Nothing Mickey Mouse About This Disney World Guide

Image of The easy Guide to Your First Walt Disney World Visit 2014
Release Date: 
August 14, 2014
Theme Park Press
Reviewed by: 

“I do the obsessive thing for you,” says the author, “so you can go and have fun.”

No one knows more about Walt Disney World (WDW) than Josh Humphrey, and that includes Mickey, Donald, Minnie, and Goofy.

Humphrey’s website attracts 750,000 to 850,000 visitors a month, which translates into 3.5 million page views.

Why? Because Humphrey knows Disney. His website provides an encyclopedic, day-by-day guide to all four theme parks at WDW, “cheat sheets,” reviews, and much more.

His date-specific guidance, running into hundreds of words per day, tells you which parks to visit, what to do when, what to avoid, and how to minimize wait times at the Most Magical, and often Most Sweaty, place on earth.

“I do it for all those people who have not done any planning for their $5,000, $6,000, or $7,000 vacation,” Humphrey says. “Over the busy summer when kids are out of school, both temperatures and wait times at the major attractions are already climbing towards triple digits by 10 A.M. With just a little planning, visitors can save hours in line every day while enjoying cooler temperatures and lower crowds. That’s what motivates me.”

Among Josh’s best tips are arriving before the parks open to beat the crowds, having a good idea about which rides you want to do in the first couple of hours, and taking afternoon breaks to rest when temperatures and wait times peak. Humphrey, who lives 15 minutes from WDW, used to visit the parks three to seven times weekly; now he’s down to a sensible two or three visits a week.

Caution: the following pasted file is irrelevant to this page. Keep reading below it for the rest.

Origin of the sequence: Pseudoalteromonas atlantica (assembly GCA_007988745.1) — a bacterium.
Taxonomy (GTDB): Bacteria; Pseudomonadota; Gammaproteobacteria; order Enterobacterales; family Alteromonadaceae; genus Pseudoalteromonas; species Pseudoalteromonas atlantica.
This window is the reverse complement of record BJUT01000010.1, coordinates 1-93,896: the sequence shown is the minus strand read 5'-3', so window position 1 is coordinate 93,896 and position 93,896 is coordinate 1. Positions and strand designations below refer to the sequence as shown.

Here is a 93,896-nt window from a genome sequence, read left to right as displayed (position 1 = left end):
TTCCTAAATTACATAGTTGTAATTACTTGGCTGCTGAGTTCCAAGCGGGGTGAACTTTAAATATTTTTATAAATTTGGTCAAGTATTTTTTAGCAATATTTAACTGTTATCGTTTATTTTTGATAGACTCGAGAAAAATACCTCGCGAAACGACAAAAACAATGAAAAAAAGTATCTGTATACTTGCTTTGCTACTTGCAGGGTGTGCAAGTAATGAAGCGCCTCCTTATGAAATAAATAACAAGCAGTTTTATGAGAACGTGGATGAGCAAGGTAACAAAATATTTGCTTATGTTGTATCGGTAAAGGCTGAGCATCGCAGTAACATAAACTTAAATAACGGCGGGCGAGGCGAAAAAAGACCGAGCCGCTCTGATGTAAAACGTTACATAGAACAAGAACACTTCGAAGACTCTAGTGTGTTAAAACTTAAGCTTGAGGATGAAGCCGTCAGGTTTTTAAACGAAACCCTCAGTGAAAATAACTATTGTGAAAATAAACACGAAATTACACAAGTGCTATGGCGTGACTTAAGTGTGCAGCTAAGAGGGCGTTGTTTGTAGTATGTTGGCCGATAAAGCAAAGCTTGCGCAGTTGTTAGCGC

“Now that wait times are posted online,” he says, “I don’t need to be there quite as often. But wait times don’t tell the whole story. I also look at what time the different parks closed the night before, whether there are special events going on, fireworks, or where construction is taking place. Each of those issues affects the way you’re going to experience the parks.”

Humphrey, 29, met his girlfriend at the Magic Kingdom. She works for a theme-park memorabilia company.

Yet there’s nothing romantic about being overwhelmed by the sheer size, crowds, and choices at the four parks that comprise Walt Disney World. Humphrey helps make the whole thing make sense.

Humphrey says he’s made “about $73” from ads on the site. “I’ve enjoyed being independent,” he avers. “I don’t take money or favors so people trust me more.”

He says he made a lot of money selling clothes on eBay, which he put into the market when the Dow was at 6,500. That lets him focus on all things Disney.

“There are not a lot of people who have the experience on the ground that I have,” and after a visit to his website, it’s hard to disagree.

“I’m not on Facebook or Pinterest. I don’t do SEO. I’ve pushed all that away.  That’s part of the charm of the website and what makes it so different.”

His book, The Easy Guide to Your First WDW Visit, coauthored with Dave Shute, picks up where the site leaves off.  

The key to a successful Disney day, according to Humphrey: plan ahead; buy a multiday ticket; utilize FastPass+ to lock up the most desirable rides; and above all, get to the parks when they open.

“Even on the most crowded days,” he says, “you can still get to six or eight rides in 90 minutes if you get there when it opens.

“There are people who can show up at 10 A.M. on a summer Sunday, wait in line for 90 minutes for Splash Mountain, and have the time of their lives. I’m just not one of those people.”

“I do the obsessive thing for you,” says the author, “so you can go and have fun.”